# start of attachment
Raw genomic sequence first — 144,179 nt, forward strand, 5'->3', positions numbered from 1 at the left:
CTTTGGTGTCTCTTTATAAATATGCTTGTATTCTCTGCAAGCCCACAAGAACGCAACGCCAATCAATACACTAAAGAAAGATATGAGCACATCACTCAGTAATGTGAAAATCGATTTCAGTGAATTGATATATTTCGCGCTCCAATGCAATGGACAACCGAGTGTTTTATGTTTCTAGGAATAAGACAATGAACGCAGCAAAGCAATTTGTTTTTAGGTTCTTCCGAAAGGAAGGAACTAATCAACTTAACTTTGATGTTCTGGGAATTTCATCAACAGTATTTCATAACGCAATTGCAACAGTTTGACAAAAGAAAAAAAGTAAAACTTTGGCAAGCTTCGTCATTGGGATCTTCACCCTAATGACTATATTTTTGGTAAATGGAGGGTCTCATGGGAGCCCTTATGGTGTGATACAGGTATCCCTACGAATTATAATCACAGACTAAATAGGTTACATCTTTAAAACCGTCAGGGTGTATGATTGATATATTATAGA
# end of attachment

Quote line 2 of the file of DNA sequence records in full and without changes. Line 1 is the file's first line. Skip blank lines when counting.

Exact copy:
CTTTGGTGTCTCTTTATAAATATGCTTGTATTCTCTGCAAGCCCACAAGAACGCAACGCCAATCAATACACTAAAGAAAGATATGAGCACATCACTCAGTAATGTGAAAATCGATTTCAGTGAATTGATATATTTCGCGCTCCAATGCAATGGACAACCGAGTGTTTTATGTTTCTAGGAATAAGACAATGAACGCAGCAAAGCAATTTGTTTTTAGGTTCTTCCGAAAGGAAGGAACTAATCAACTTAACTTTGATGTTCTGGGAATTTCATCAACAGTATTTCATAACGCAATTGCAACAGTTTGACAAAAGAAAAAAAGTAAAACTTTGGCAAGCTTCGTCATTGGGATCTTCACCCTAATGACTATATTTTTGGTAAATGGAGGGTCTCATGGGAGCCCTTATGGTGTGATACAGGTATCCCTACGAATTATAATCACAGACTAAATAGGTTACATCTTTAAAACCGTCAGGGTGTATGATTGATATATTATAGA